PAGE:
Friday, 24 May 2019

T.J. Lang: Paul the Allegorist and Early Christian Exegesis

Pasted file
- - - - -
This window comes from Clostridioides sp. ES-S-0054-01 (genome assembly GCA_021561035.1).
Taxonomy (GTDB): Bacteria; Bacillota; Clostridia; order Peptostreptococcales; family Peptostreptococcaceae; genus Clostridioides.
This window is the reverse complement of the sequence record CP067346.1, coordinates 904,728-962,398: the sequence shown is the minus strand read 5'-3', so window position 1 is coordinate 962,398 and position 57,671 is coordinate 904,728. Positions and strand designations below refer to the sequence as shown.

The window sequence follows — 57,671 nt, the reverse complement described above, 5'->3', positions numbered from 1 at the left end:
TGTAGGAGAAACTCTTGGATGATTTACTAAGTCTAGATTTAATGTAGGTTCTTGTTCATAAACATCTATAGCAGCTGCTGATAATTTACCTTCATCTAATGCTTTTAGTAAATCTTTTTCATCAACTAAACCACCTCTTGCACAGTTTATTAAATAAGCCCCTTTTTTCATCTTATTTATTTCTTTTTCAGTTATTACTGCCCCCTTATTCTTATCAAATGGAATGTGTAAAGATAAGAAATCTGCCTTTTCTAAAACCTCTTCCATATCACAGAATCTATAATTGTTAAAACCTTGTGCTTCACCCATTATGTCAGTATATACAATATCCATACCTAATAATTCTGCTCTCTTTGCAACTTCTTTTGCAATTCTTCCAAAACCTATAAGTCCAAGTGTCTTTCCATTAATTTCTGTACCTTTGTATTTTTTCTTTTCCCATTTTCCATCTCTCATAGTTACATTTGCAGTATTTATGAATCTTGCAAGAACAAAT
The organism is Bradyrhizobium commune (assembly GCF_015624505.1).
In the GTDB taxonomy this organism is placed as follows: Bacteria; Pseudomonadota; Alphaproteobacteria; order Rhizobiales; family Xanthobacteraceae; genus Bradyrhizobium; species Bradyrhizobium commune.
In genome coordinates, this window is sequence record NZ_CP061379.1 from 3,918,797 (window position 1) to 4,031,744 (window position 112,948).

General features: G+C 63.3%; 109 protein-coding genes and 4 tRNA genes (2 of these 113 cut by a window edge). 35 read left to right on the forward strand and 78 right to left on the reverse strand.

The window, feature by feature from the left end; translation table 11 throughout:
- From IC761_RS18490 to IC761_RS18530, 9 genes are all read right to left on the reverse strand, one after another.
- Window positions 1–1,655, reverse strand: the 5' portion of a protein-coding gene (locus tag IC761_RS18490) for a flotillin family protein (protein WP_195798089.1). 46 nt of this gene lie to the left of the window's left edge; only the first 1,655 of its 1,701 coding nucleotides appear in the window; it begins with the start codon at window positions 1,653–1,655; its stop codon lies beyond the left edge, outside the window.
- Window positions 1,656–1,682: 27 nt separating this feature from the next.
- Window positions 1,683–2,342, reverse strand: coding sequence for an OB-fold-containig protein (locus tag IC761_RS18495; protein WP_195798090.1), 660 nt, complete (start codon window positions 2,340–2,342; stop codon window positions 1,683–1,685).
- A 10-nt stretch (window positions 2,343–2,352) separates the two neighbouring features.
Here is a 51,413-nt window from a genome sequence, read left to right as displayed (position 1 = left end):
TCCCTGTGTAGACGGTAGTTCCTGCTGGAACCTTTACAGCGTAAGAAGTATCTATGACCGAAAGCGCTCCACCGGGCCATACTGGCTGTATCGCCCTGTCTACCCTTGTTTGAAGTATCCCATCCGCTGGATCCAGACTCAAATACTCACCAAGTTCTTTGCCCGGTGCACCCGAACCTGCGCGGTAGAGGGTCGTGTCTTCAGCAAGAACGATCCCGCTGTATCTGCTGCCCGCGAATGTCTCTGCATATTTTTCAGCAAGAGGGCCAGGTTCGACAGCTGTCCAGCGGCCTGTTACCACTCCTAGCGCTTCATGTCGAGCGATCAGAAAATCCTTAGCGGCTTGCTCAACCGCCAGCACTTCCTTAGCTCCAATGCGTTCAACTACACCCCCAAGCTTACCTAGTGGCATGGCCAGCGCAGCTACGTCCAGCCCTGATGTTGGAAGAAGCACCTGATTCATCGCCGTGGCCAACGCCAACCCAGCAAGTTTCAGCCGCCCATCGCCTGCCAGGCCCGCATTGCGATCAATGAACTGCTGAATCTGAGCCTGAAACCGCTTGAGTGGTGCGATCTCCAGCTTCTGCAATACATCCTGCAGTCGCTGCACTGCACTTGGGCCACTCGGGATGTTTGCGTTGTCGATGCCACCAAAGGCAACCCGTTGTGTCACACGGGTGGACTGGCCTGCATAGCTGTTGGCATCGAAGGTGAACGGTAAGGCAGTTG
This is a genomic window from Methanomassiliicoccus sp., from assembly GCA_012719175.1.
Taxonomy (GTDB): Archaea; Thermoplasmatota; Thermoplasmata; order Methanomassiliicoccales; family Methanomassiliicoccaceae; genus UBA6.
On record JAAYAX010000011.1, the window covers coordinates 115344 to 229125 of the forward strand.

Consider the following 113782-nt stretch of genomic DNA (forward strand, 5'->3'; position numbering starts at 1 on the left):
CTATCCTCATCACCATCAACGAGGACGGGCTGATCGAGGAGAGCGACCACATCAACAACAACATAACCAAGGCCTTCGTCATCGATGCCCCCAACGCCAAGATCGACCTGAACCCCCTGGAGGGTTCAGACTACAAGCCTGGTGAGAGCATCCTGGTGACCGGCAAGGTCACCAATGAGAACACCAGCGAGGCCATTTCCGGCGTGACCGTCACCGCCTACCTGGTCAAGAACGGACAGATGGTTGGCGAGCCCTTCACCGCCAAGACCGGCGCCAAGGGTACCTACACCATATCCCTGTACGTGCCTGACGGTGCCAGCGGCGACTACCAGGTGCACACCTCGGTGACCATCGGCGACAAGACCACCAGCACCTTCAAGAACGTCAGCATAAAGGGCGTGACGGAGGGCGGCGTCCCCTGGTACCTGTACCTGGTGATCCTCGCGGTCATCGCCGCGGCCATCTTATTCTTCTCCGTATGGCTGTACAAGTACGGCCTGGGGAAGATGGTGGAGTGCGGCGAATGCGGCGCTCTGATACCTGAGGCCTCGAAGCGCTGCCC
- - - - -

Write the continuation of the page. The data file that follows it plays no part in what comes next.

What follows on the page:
When early Christian interpreters searched Israel’s sacred writings for allegorical meanings, they usually justified such an endeavour by appeal to Paul: “These things are an allegory” (ἅτινά ἐστιν ἀλληγορούμενα) (Gal 4:24), so says Paul of his revisionary reading of Sarah and Hagar as a story of two covenants corresponding to two Jerusalems (and a few other binaries, as well). Impressed by Paul’s allegoresis, subsequent Christian interpreters took Paul’s exegetical offerings as orders to go and do likewise. Simply put: these interpreters thought Paul had taught them how to scrutinize newly revealed meanings in received Judean writings, an exegetical pedagogy with apostolic authorisation. From the Pauline perspective, this essay explores how near or far this is from true. And, whatever the verdict, why? The aim is to reconnect Paul with his afterlife in order to re-theorize the idea of a “Pauline hermeneutics” and its relation to the idea that biblical texts mean in multiple, non-literal ways—an idea eventually codified in the medieval quadriga, which resembles Pauline reasoning in ways not often appreciated.

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